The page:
Myself and Georgina don’t have children, mainly down to medical reasons. But what we do have is two cats and a dog, which if you were to eavesdrop on our house at any given time of the day, you would think that we were living with teenagers. They don’t come when they are called, don’t speak, sleep for long periods of the day, and stay out all night (that’s mainly the cats). They also fight with each other and traipse food all over the gaff, not to mention eating everything that isn’t securely locked away or defended with your life. Like most animal lovers we do talk to our animals and can regularly hold fairly lengthy two-way conversations with them, making me think I missed a calling on the stage as a ventriloquist.
I am though, a godfather to two girls, one of which lives in Melbourne. Some people might think even in the godparenting dept. I got away lightly. So, as you might have guessed this month’s second book review is all about parenting, no! It’s not a self-help book. Its Eternity Leave by Simon Kettlewell and self-published (February 2021) available on Amazon.
Brigit Wheeler’s partner (mysteriously unnamed) has for the past nineteen years been the sole carer for their four children Chloe, Emma, Ruby and Ollie. While Brigit has gone out to work running a large UK hospital, he, the un-named narrator, decided to take the unconventional route (twenty years ago) and be a stay at home dad. Setting out to be self-sufficient and follow in the footsteps of TV Chef Hugh Fernley Whittingstall, while also becoming a successful novelist and proving men can be capable parents, especially when guided by the self-help book The Complete Guide to Childcare. But five minutes after Bridgit’s maternity leave ended with their eldest Chloe, he realises the magnitude of this decision, after all this time, has he really achieved anything?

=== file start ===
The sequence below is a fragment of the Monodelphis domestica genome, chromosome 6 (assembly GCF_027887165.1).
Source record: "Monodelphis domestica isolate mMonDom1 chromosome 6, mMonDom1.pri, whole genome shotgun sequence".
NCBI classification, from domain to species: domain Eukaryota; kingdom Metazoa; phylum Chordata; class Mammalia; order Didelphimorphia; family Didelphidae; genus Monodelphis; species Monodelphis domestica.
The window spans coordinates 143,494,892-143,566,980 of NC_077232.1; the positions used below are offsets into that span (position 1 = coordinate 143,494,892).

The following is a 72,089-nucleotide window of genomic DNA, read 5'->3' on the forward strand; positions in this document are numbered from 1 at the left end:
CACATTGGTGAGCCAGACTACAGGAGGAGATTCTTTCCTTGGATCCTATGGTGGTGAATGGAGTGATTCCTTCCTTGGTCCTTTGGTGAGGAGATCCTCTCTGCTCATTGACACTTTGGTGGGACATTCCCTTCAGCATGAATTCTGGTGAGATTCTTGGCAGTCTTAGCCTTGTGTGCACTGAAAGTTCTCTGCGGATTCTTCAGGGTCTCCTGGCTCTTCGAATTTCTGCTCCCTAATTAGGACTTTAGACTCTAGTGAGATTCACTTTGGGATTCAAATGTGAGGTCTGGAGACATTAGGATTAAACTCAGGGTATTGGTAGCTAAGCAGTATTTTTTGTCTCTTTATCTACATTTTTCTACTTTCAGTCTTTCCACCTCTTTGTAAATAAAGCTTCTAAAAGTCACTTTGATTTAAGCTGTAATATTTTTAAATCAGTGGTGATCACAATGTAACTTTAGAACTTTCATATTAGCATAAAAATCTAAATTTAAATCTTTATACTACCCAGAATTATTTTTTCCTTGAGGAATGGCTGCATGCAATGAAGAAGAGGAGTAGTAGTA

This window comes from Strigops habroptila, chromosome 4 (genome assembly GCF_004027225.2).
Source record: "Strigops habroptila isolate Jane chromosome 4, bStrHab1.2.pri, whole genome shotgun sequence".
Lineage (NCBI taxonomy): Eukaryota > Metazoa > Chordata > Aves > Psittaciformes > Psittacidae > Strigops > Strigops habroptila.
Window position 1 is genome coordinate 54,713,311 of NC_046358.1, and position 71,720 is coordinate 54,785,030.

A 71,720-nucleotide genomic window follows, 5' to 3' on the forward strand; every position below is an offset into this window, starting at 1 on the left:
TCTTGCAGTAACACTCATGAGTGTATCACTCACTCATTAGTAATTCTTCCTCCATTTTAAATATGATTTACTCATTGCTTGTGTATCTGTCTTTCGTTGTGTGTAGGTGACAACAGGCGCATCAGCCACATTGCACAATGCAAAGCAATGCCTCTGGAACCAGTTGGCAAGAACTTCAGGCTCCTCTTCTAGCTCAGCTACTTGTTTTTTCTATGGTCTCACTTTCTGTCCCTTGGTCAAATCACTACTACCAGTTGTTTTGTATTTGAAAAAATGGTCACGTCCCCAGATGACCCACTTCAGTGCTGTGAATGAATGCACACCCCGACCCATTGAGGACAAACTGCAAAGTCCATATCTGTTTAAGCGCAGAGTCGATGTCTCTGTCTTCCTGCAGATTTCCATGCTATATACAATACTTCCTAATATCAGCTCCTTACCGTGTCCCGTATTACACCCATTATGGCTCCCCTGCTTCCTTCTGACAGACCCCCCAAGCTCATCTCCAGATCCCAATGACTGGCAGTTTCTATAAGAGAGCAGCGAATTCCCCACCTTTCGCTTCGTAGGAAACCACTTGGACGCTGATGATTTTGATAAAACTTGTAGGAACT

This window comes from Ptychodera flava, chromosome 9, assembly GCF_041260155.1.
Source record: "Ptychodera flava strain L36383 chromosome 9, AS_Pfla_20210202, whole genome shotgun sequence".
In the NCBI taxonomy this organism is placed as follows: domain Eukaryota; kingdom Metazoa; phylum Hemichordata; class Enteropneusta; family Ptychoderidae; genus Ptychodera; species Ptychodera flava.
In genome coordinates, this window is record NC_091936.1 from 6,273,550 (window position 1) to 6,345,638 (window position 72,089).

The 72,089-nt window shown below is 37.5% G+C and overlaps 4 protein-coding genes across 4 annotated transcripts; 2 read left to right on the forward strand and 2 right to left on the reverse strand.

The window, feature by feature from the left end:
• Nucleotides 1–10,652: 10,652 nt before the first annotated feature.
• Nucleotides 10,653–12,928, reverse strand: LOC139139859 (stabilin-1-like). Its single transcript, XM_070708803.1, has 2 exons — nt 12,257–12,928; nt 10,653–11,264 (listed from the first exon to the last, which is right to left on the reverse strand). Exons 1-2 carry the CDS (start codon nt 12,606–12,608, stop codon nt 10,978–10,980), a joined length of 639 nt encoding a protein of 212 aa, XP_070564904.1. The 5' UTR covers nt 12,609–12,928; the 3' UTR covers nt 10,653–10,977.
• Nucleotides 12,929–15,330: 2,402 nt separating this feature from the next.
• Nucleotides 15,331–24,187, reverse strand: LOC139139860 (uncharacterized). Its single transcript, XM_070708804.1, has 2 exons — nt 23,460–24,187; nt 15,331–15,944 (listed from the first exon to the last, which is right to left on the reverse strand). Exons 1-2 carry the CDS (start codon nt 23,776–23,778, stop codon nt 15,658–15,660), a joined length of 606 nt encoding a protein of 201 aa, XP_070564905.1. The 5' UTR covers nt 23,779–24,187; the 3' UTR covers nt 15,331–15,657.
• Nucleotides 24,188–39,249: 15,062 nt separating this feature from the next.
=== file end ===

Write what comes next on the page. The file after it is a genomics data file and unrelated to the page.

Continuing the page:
It was only after reading this book and looking at the press release that accompanied it, that I saw in big bold letting “A MUST FOR ANY PARENT”. But despite that, I enjoyed this book, it’s funny and although not being a parent I wasn’t ROTFL, as the kids might say, more often than not I found myself reflecting on how I react when my young nieces and nephews do something and my sister telling me to relax. Then I quickly realise there’s a divine reason I’m not a parent. I did sympathise with the main character (good god, let’s call him Mr Wheeler), As I endure the same respect from our pets as he does from his kids.
There are some poignant parts in the book, for example, when he meets another mother and her mum pushing her kids round a local zoo and a couple of months later, he meets the grandmother with the kids at the same zoo, only to discover that the daughter died of cancer shortly after the last meet, and what “Mr. Wheeler” thought was the fatigued look of childcare on the mothers face was actually her battle with cancer. Ok, not exactly 24hrs in A&E, but a nice touch for a piece of fiction.
This is English author and father of four, Simon Kettlewell’s (www.simonkettlewell.co.uk) fifth book, his others are Bread for The Bourgeoisie (2014), Dead Dog Floating (2015), The Truth About Us (2016) and The Truth About Her (2016) all self-published and available on Amazon. Simon lives in Devon, with his family, a variety of animals, in a multicoloured house where people come and go like passengers at a station.
So, if you are looking for book that is cross between the TV shows, Breeders, Outnumbered and The Good Life. While also seeking to reassure yourself that your parenting skills are above par, and that the path you have chosen is, definitely not a lonely furrow, then get on to Amazon and order a copy to enjoy while the kids are asleep or before you do.
Reviewed by : Adrian Murphy
This book review is part of a Random Things Blog Tour. To see what the other reviewers thought read visit their blogs listed below, then if you get a copy of this book and read it, comeback and tell us what you thought, we’d really appreciate the feedback.